That’s why I use the phrase “a fragmented world.” Richard wrote a book, you know, the disordered world. So it’s a fragmentation that has left a global vacuum of a very serious kind. It’s filled by rogue players, nonstate players of various kinds in different places. And the point is, unless we can get governance back, it’s going to get worse. That’s the central message of the report.

MCFADDEN: So how do you convince those with power in this world that this is something that needs to be attended to? You outline these four actions. You say yourself that they’re politically—it’s going to not be easy. And yet, they’re modest. I mean, they’re not going to really—they’re a beginning.

MILIBAND: Well, I would say two things about that—three things about it. One, if I really knew the answer to that I would be doing a different job probably. So it’s—you know, I think a degree of modest is important. Secondly, the question that your country faces as to what kind of role does it play in the world, and above all does it—the oceans on each side, the relatively friendly neighbors north and south, does that give an appeal to the, quote/unquote, “independent” America, in Ian Bremmer’s three scenarios of the future. If you decided that independent America can basically support itself—

MCFADDEN: Yep, go it alone.

MILIBAND: —then basically—well, it’s not necessarily isolationist.

MCFADDEN: No, no, I understand.

MILIBAND: I deliberately doesn’t want to use the pejorative term, isolationist. If you go for an independent America, basically the bad guys will win. That’s the—that’s the truth of it. So you’ve got to—and you’ve got a real question in this country about whether or not you want to be not a global policeman, but a global player of a serious kind.

And then the third sort of element of this is something that I’m very influenced by. And so Joe Nye wrote this. So it’s not—I can’t claim the credit for it. Or, he put me onto this. He’s written about it. Everyone talks about Thucydides trap, blah, blah, blah. Joe Nye wrote about The Kindleberger Trap. And The Kindleberger Trap, says that the real lesson of the interwar period is that the rising power—the United States at the time—was not willing to take on the delivery of global public goods. So his argument was that there was no systematic provision of global public goods in the interwar period.

Translated into the 2020s, the question is not whether China on its own becomes the focus, becomes the deliverer of global public goods. But we live in a world a thousand times more interdependent than a hundred years ago. And that’s true on climate. It’s true on refugees. It’s true on nuclear security. It’s true on health, pandemics, you name it. Unless the global public goods get addressed in a serious way, we’re stuck. Now, this is not—people say this is a matter of policy. What I was hinting at in my talk, it’s actually almost—it’s a matter of philosophy.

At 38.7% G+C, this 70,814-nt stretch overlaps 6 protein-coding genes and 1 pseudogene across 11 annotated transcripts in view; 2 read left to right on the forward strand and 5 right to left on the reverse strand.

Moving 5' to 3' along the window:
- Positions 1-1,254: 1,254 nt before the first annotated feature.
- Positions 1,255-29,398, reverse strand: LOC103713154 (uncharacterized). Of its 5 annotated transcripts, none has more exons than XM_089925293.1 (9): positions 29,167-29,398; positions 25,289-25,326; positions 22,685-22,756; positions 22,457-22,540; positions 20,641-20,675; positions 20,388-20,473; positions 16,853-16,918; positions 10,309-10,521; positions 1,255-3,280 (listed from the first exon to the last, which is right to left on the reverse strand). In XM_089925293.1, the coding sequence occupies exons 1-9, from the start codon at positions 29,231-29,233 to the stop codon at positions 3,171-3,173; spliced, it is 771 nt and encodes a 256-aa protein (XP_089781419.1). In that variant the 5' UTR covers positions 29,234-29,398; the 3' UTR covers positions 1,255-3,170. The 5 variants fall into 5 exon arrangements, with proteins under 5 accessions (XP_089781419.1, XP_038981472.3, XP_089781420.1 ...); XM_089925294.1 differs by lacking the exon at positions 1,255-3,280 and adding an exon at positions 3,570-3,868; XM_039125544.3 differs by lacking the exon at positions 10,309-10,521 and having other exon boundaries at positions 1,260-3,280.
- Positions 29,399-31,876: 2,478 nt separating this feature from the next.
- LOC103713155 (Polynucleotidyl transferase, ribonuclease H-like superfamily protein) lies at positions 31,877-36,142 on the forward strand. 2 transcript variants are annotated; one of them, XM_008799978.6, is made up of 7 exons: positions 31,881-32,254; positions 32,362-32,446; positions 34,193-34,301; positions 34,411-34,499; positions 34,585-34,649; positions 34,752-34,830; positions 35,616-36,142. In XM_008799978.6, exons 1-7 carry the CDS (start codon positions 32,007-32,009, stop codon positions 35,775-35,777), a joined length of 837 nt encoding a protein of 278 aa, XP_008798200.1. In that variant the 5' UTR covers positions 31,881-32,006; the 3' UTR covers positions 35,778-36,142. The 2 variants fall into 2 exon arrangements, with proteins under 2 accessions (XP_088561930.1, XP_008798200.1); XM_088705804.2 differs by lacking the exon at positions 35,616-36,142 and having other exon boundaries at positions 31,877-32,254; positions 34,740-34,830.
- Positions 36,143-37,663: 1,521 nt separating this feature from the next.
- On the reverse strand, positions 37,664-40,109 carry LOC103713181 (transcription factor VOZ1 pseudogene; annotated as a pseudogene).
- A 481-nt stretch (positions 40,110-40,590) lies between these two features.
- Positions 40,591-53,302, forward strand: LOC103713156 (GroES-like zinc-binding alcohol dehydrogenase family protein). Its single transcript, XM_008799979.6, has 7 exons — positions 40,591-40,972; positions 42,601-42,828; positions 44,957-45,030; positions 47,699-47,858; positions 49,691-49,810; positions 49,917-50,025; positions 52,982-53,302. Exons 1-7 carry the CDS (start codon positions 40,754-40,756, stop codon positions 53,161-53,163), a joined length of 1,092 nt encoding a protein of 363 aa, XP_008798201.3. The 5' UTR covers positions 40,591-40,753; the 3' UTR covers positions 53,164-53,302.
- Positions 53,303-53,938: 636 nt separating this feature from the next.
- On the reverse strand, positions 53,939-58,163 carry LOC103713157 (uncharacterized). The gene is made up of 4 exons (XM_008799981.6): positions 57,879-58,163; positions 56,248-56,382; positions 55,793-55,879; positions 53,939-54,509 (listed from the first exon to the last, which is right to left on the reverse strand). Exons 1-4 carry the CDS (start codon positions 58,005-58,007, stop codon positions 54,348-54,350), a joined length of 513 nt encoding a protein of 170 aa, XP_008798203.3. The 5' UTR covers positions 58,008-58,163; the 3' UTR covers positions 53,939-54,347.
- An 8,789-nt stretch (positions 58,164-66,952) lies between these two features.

If you buy the argument that sovereignty—if you want to weaponize the Westphalian system as a tool to prevent international action, and you want to insist that this is a world of nations and nations alone, I don’t think we’re going to solve this problem. If you want to take seriously that national sovereignty is important but it sits—the sovereignty of states sits alongside the rights of individuals, universal rights—which is the promise of the U.N. Charter that every country has signed up to—then we’re in business. And that’s why I think it’s a philosophical argument not just a policy argument.

MCFADDEN: So be thinking about your questions. We’re going to go to online—but I’m going to ask one question while you’re revving up, which is vaccines. We have—I had the opportunity to go to Uganda last March with the delivery of the first U.N.-provided—the WHO-provided vaccines. It was clear even then, not only were enough vaccines sent to Uganda in that first wave for a tiny percentage, well under 1.1 percent of the population, but no delivery method. By way of example—(laughs)—they wanted to go—they wanted to go—they couldn’t afford the gas to put in the boat to get to the place. Simple as that.

MILIBAND: What you got to realize is that the cost of distribution is four to five times the cost of—

MCFADDEN: The cost of vaccines.

MILIBAND: Right. That’s the absolutely critical thing. And cold chains, transport, training, staffing, et cetera. Now, we’ve been going on about this. Redistribution, production, and then distribution. And the danger is that people say, oh, well, look, you send the vaccines to the poor countries, and they never use them, so we shouldn’t send them in the first place. No, you should sort out what the delivery mechanism is. But as you see from Omicron, we’re all taking a massive risk of our own. That’s the nature of the interdependence. And Omicron is not the last of it. The next one will be more transmissible and more deadly, if we’re not careful. So it’s both complicated, because it’s different in Uganda than it is in Yemen, but it’s also not that complicated because it’s a vaccination which we know how to do. And we know how to do community case management of vaccinations.

MCFADDEN: But it requires money. And, I mean, right now the money just isn’t there.